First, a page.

Speed is 1/60. A delayed action timer gives 8 – 10 seconds delay, using the same front of body lever that actuates the stop-down metering; the mirror can be locked up for vibration reduction or for use with special FL lenses like the original 19mm f3.5 wide angle which projects into the body and would foul the mirror. The QL designation was a reference to Canon's successful "quick load" system. A stainless steel sprung hinged device inside the rear door makes film loading simpler than competing cameras of the era. An accessory device, the Canon Booster, worked only with the FT QL and Pellix QL, it is a plug-in device that sits on the accessory shoe and increases the metering sensitivity by a factor of 16 for measuring exposure in poor light. Its operation is best kept for tripod use; the Canon FT is one of a series of three identical cameras released around this time. The first was the Canon FX which had a built-in meter, but no through-the-lens metering, instead using a window on the camera body front.
The entry level FP has no built-in meter. The final model was the top of this sector, the Canon FT QL, developed to combat the growing popularity of the Pentax Spotmatic variants as well as the Topcon RE SLRs; the FT QL and its sisters were an important step for Canon, leading to a number of improved versions such as the FTb and the full professional camera system the F-1. FT QL production ended in 1972. Photography in Malaysia *Canon FT QL camera Retrieved on October 22, 2005. Canon FT QL by luis triguez
The Canon FTb is a 35 mm single-lens reflex camera manufactured by Canon of Japan from March 1971 replacing the Canon FT QL. It features a Canon FD lens mount, is compatible with Canon's earlier FL-mount lenses in stop-down metering mode. Launched alongside the top-of-the-line F-1, the FTb was the mass-market camera in the range; the FTb was intended to be a camera for the advanced amateur photographer, offering many of the same features and same build quality as the F-1, but without the option of interchangeable prisms, focusing screens, or motor drives. The Canon FTb was released at a retail price of 35,000 yen for the camera body; the FTb has an all-mechanical horizontally traveling focal plane shutter with timed speeds from 1/1000 to 1 second and bulb. The FTb has rubberized silk shutter curtains rather than the more durable but more expensive titanium curtains found on the F-1, it offers a 10-second self-timer, as well as mirror lock-up. The meter is of the 12% partial type with the metering area indicated by a darkened box in the center of the finder area.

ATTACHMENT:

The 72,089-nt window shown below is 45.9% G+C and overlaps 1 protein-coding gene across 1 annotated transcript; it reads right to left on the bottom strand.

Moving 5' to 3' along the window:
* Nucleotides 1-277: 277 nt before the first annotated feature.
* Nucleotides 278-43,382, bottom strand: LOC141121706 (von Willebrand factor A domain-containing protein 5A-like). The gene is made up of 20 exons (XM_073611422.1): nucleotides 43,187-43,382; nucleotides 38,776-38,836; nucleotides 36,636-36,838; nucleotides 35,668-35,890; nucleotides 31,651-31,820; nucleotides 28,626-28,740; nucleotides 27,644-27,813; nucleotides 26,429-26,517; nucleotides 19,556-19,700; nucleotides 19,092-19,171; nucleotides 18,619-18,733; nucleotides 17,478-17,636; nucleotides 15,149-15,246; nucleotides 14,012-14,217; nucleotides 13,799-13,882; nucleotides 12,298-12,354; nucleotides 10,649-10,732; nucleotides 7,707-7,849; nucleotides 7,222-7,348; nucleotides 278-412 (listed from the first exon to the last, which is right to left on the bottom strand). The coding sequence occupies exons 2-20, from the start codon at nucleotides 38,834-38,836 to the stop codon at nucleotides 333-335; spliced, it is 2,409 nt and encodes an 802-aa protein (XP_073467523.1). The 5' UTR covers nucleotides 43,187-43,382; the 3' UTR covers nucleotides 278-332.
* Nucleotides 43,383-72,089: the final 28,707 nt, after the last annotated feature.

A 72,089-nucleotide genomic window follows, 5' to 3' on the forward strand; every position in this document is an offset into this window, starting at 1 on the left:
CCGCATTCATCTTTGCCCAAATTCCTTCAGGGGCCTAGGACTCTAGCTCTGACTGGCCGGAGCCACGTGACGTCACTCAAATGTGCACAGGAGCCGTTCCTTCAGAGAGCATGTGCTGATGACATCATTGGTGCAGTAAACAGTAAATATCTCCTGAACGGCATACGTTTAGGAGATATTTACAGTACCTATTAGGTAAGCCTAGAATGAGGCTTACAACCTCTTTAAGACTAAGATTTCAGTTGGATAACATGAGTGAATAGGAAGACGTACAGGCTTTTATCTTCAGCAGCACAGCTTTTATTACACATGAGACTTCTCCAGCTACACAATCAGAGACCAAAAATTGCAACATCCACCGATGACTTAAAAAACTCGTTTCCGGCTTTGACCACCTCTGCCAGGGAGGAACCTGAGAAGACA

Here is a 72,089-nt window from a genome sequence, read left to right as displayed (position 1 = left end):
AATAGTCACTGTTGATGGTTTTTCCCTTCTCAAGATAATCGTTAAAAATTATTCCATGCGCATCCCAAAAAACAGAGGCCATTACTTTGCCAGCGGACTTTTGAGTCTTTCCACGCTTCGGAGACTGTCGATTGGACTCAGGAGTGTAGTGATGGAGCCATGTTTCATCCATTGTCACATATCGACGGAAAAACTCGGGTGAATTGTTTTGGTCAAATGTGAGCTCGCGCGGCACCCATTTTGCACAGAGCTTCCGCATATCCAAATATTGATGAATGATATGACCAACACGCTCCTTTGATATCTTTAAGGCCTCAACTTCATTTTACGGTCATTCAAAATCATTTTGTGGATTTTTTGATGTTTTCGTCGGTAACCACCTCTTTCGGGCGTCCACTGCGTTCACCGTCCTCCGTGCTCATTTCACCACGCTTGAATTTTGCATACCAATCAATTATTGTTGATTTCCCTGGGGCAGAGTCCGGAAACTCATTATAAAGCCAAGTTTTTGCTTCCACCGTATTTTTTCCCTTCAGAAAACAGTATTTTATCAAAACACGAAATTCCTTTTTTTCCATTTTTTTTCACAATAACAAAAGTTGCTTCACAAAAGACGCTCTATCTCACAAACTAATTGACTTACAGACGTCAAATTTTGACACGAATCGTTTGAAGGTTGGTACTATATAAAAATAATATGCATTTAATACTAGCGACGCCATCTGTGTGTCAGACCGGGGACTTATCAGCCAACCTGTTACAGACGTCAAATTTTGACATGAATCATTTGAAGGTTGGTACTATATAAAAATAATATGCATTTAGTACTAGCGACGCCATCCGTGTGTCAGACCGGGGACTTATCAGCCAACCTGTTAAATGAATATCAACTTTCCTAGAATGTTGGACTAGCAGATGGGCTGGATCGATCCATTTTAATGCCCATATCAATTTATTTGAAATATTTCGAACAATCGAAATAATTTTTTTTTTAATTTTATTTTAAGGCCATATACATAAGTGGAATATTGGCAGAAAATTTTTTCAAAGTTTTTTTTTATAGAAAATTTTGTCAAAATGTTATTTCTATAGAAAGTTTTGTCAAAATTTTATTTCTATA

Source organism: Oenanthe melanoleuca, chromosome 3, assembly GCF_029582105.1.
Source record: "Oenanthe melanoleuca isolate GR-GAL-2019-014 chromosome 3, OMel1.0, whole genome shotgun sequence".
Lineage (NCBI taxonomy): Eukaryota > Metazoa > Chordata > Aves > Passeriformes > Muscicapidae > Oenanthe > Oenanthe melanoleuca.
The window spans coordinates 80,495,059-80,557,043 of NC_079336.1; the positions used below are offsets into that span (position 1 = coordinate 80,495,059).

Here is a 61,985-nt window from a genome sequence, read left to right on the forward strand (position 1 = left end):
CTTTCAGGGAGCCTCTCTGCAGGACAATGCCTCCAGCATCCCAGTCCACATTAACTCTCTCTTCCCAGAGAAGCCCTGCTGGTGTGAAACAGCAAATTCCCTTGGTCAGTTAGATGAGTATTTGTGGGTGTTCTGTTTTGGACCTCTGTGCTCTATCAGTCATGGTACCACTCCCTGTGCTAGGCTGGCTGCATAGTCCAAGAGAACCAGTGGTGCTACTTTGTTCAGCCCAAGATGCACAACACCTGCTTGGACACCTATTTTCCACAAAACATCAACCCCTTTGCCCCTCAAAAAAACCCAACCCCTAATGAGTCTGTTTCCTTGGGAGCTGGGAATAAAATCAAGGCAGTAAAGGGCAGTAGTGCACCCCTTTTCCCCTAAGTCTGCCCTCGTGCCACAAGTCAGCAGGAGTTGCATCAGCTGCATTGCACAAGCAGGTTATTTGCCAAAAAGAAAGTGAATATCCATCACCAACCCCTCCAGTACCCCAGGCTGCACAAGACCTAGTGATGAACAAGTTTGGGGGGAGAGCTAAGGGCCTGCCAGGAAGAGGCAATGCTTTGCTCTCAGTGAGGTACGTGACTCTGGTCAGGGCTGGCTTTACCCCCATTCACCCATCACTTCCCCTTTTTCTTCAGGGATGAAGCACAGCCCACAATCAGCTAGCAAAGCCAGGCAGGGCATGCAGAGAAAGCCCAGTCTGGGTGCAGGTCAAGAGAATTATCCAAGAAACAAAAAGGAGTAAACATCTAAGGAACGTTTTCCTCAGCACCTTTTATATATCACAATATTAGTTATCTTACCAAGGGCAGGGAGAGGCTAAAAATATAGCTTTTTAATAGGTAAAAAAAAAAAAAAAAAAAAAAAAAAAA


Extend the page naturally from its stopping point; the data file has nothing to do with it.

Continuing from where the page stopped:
It is coupled to shutter speed dial and aperture ring on FD lenses in the match needle style. The meter was designed to be powered by a single 1.35 volt 625-type mercury cell the Mallory PX-625 and the Eveready EPX-625. While these batteries are obsolete, modern replacements include the Wein zinc-air cell PX625, available at large online retailers. Alternative options for replacement are to use a 1.5 volt silver battery either through a voltage dropping adapter or recalibrating the meter. Using modern zinc air batteries provide the original voltage, but have a short life. In 1973, the FTb design was revised slightly; the camera was given a plastic tipped film advance lever. The stop down lever was changed to the same style as that found on the F-1; the PC sync socket was given a spring-loaded plastic cover. The ring around the outer edge of the shutter speed dial was changed from a scalloped design to a diamond textured design. A shutter speed display was added in the lower left hand corner of the viewfinder.